North Korean leader Kim Jong Un says he is suspending nuclear and missile tests starting Saturday, and that he will shut down the site where the previous six nuclear tests were conducted.
The surprising announcement comes just six days before Kim is set to meet South Korean President Moon Jae-in, a precursor to a historic summit between Kim and President Donald Trump. Trump is set to meet Kim at the end of May or beginning of June, although a location has not yet been set.
Both Moon and Trump have been saying that North Korea is now willing to “denuclearise,” a term which means different things to the different sides.
“North Korea has agreed to suspend all Nuclear Tests and close up a major test site,” Trump tweeted shortly after the announcement from Pyongyang…
…Others point out that North Korea has been sending signals through what it has not been saying. It’s not talking about the US strike on Syria, it’s not talking about the US military conducting drills in South Korea, and it’s not talking about the “heinous” and “hostile” United States.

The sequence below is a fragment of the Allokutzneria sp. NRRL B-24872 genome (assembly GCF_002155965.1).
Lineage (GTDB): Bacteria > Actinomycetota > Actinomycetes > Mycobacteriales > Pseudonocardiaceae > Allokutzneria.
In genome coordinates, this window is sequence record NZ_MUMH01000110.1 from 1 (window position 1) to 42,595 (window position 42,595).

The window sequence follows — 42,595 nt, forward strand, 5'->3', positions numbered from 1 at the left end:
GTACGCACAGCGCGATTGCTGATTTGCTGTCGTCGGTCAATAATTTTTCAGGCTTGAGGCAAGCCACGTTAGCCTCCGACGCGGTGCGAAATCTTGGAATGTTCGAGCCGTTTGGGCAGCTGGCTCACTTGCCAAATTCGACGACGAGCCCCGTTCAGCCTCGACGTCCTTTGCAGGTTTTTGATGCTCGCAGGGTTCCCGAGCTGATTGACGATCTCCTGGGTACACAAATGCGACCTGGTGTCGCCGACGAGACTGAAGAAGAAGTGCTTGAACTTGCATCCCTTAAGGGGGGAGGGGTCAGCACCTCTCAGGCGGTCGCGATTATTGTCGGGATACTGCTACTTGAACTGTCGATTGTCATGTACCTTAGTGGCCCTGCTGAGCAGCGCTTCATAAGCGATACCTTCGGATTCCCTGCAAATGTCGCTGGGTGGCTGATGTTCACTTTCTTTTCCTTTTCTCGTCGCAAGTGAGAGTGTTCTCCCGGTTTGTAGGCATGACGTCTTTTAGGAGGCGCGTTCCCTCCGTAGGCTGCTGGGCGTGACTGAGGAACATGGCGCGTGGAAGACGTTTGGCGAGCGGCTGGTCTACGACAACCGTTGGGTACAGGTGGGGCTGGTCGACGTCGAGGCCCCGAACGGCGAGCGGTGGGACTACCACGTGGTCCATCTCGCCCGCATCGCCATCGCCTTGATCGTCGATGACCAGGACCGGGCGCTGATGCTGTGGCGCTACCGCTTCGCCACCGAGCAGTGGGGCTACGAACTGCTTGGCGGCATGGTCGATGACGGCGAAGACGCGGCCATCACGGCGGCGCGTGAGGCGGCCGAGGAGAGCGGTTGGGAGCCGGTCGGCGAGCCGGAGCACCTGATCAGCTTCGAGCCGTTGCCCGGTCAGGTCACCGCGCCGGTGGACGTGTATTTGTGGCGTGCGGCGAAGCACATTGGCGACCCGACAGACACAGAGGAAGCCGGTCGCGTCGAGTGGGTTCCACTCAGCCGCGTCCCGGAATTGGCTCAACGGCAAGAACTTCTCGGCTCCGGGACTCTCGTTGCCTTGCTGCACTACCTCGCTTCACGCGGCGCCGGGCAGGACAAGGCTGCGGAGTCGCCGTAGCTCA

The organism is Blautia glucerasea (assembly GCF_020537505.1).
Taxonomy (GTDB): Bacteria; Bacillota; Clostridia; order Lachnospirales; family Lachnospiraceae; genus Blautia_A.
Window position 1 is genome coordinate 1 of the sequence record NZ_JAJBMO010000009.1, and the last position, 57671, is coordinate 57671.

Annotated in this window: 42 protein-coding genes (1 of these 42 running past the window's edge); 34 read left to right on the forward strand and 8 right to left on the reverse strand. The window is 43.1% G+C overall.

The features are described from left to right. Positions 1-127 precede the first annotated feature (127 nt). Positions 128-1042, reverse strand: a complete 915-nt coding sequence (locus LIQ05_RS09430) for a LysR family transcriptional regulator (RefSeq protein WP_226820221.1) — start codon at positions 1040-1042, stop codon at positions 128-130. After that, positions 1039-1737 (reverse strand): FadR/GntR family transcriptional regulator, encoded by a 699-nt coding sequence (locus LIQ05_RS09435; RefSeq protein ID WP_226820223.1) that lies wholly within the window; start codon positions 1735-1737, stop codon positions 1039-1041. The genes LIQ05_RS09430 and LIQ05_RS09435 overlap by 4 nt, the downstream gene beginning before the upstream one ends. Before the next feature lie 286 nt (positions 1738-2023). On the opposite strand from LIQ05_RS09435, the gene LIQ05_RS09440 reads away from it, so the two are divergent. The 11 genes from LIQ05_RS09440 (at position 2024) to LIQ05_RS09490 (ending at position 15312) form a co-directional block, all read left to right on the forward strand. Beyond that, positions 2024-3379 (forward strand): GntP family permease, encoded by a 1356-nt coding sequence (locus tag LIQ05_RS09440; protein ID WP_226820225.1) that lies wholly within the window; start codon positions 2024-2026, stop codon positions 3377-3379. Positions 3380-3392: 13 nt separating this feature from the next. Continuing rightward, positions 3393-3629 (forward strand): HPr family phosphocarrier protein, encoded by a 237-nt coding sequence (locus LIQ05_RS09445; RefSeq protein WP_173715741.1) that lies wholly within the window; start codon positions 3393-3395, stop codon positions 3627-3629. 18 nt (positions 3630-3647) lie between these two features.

It hasn’t even commented on the return of national security adviser John Bolton, a man the regime once derided as “human scum and a bloodsucker.”
This is a sharp change from its usual tirade of vitriol against the United States, especially at this time of year, when the American and South Korean militaries are practicing war drills on the southern half of the peninsula.
It hasn’t been using one of its favorite phrases, about being a “strong nuclear power,” since March 10 – the day after Trump agreed to meet with Kim. Previously, the phrase has appeared in the Rodong Sinmun, the mouthpiece of the Workers’ Party, on a daily basis.
“That’s not a coincidence,” said Peter Ward, a North Korea researcher at Seoul National University. “I think North Korea is on a serious drive for peace right now.”
But others were more circumspect, noting that Saturday’s announcement fits with North Korea’s previous declarations that it had “completed” its nuclear and missile programmes.
“This echoes what Kim Jong Un has already said about its nuclear programme. Kim Jong Un is satisfied,” said Melissa Hanham, a researcher at the James Martin Centre for Nonproliferation in California.
“A serious drive for peace”? I’d say this has more to do with Kim Jong being brought into line by the NWO as globalisation marches forward: How many “rogue nations” remain? All that remains is a line in the sand between eastern and western superpowers!